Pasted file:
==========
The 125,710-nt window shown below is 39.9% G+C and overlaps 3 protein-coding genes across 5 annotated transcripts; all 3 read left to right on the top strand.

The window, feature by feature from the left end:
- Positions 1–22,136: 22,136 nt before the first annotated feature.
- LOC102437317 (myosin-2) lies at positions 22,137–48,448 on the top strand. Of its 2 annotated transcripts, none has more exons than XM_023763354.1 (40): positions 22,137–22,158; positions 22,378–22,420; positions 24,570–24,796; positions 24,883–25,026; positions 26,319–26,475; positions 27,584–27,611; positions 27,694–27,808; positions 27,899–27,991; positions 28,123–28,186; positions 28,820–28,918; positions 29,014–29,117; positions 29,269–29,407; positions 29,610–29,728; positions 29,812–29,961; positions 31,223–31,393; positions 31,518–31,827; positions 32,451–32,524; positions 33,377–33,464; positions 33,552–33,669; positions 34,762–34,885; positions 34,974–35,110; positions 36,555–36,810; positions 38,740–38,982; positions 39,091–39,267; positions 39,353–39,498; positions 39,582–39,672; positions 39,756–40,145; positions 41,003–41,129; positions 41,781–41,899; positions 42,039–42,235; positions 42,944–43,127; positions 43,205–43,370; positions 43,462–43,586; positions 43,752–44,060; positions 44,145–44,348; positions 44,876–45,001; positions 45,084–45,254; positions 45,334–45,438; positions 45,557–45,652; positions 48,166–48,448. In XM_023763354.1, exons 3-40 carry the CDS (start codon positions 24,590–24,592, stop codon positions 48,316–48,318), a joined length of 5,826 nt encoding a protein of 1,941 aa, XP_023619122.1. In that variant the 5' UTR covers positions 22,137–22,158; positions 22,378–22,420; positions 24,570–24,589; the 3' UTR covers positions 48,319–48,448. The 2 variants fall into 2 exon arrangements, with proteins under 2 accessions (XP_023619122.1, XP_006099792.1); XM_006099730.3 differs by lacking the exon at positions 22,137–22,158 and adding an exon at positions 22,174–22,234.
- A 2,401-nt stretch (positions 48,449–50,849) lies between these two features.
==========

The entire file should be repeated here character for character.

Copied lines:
The 125,710-nt window shown below is 39.9% G+C and overlaps 3 protein-coding genes across 5 annotated transcripts; all 3 read left to right on the top strand.

The window, feature by feature from the left end:
- Positions 1–22,136: 22,136 nt before the first annotated feature.
- LOC102437317 (myosin-2) lies at positions 22,137–48,448 on the top strand. Of its 2 annotated transcripts, none has more exons than XM_023763354.1 (40): positions 22,137–22,158; positions 22,378–22,420; positions 24,570–24,796; positions 24,883–25,026; positions 26,319–26,475; positions 27,584–27,611; positions 27,694–27,808; positions 27,899–27,991; positions 28,123–28,186; positions 28,820–28,918; positions 29,014–29,117; positions 29,269–29,407; positions 29,610–29,728; positions 29,812–29,961; positions 31,223–31,393; positions 31,518–31,827; positions 32,451–32,524; positions 33,377–33,464; positions 33,552–33,669; positions 34,762–34,885; positions 34,974–35,110; positions 36,555–36,810; positions 38,740–38,982; positions 39,091–39,267; positions 39,353–39,498; positions 39,582–39,672; positions 39,756–40,145; positions 41,003–41,129; positions 41,781–41,899; positions 42,039–42,235; positions 42,944–43,127; positions 43,205–43,370; positions 43,462–43,586; positions 43,752–44,060; positions 44,145–44,348; positions 44,876–45,001; positions 45,084–45,254; positions 45,334–45,438; positions 45,557–45,652; positions 48,166–48,448. In XM_023763354.1, exons 3-40 carry the CDS (start codon positions 24,590–24,592, stop codon positions 48,316–48,318), a joined length of 5,826 nt encoding a protein of 1,941 aa, XP_023619122.1. In that variant the 5' UTR covers positions 22,137–22,158; positions 22,378–22,420; positions 24,570–24,589; the 3' UTR covers positions 48,319–48,448. The 2 variants fall into 2 exon arrangements, with proteins under 2 accessions (XP_023619122.1, XP_006099792.1); XM_006099730.3 differs by lacking the exon at positions 22,137–22,158 and adding an exon at positions 22,174–22,234.
- A 2,401-nt stretch (positions 48,449–50,849) lies between these two features.